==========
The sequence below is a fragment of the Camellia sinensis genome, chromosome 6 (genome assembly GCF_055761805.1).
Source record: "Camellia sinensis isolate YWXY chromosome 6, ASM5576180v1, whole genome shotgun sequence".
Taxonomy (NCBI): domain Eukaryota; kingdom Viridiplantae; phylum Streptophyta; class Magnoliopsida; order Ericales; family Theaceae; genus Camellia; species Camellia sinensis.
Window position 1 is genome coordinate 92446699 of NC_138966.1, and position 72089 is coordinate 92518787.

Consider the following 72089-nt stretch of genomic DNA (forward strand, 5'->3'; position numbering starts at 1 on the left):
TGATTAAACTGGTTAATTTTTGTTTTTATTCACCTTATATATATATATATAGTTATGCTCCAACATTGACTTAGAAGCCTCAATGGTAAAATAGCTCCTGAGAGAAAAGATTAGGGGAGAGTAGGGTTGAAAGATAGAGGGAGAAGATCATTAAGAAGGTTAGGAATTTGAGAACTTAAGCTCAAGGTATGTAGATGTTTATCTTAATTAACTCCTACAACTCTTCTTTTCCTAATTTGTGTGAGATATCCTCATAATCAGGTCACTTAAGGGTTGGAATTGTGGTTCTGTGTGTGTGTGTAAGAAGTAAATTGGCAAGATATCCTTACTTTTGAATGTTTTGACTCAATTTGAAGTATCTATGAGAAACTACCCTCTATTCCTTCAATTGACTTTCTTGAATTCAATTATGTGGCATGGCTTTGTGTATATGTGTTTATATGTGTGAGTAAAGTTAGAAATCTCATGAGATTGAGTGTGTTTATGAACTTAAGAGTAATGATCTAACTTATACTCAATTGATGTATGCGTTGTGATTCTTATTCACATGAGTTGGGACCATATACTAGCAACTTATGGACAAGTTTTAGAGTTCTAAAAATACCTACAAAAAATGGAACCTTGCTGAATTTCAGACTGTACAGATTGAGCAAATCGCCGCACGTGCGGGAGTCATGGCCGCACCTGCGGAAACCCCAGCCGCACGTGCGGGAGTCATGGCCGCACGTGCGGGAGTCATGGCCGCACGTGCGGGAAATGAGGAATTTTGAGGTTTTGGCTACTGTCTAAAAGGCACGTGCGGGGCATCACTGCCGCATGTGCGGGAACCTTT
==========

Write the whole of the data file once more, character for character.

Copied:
The sequence below is a fragment of the Camellia sinensis genome, chromosome 6 (genome assembly GCF_055761805.1).
Source record: "Camellia sinensis isolate YWXY chromosome 6, ASM5576180v1, whole genome shotgun sequence".
Taxonomy (NCBI): domain Eukaryota; kingdom Viridiplantae; phylum Streptophyta; class Magnoliopsida; order Ericales; family Theaceae; genus Camellia; species Camellia sinensis.
Window position 1 is genome coordinate 92446699 of NC_138966.1, and position 72089 is coordinate 92518787.

Consider the following 72089-nt stretch of genomic DNA (forward strand, 5'->3'; position numbering starts at 1 on the left):
TGATTAAACTGGTTAATTTTTGTTTTTATTCACCTTATATATATATATATAGTTATGCTCCAACATTGACTTAGAAGCCTCAATGGTAAAATAGCTCCTGAGAGAAAAGATTAGGGGAGAGTAGGGTTGAAAGATAGAGGGAGAAGATCATTAAGAAGGTTAGGAATTTGAGAACTTAAGCTCAAGGTATGTAGATGTTTATCTTAATTAACTCCTACAACTCTTCTTTTCCTAATTTGTGTGAGATATCCTCATAATCAGGTCACTTAAGGGTTGGAATTGTGGTTCTGTGTGTGTGTGTAAGAAGTAAATTGGCAAGATATCCTTACTTTTGAATGTTTTGACTCAATTTGAAGTATCTATGAGAAACTACCCTCTATTCCTTCAATTGACTTTCTTGAATTCAATTATGTGGCATGGCTTTGTGTATATGTGTTTATATGTGTGAGTAAAGTTAGAAATCTCATGAGATTGAGTGTGTTTATGAACTTAAGAGTAATGATCTAACTTATACTCAATTGATGTATGCGTTGTGATTCTTATTCACATGAGTTGGGACCATATACTAGCAACTTATGGACAAGTTTTAGAGTTCTAAAAATACCTACAAAAAATGGAACCTTGCTGAATTTCAGACTGTACAGATTGAGCAAATCGCCGCACGTGCGGGAGTCATGGCCGCACCTGCGGAAACCCCAGCCGCACGTGCGGGAGTCATGGCCGCACGTGCGGGAGTCATGGCCGCACGTGCGGGAAATGAGGAATTTTGAGGTTTTGGCTACTGTCTAAAAGGCACGTGCGGGGCATCACTGCCGCATGTGCGGGAACCTTT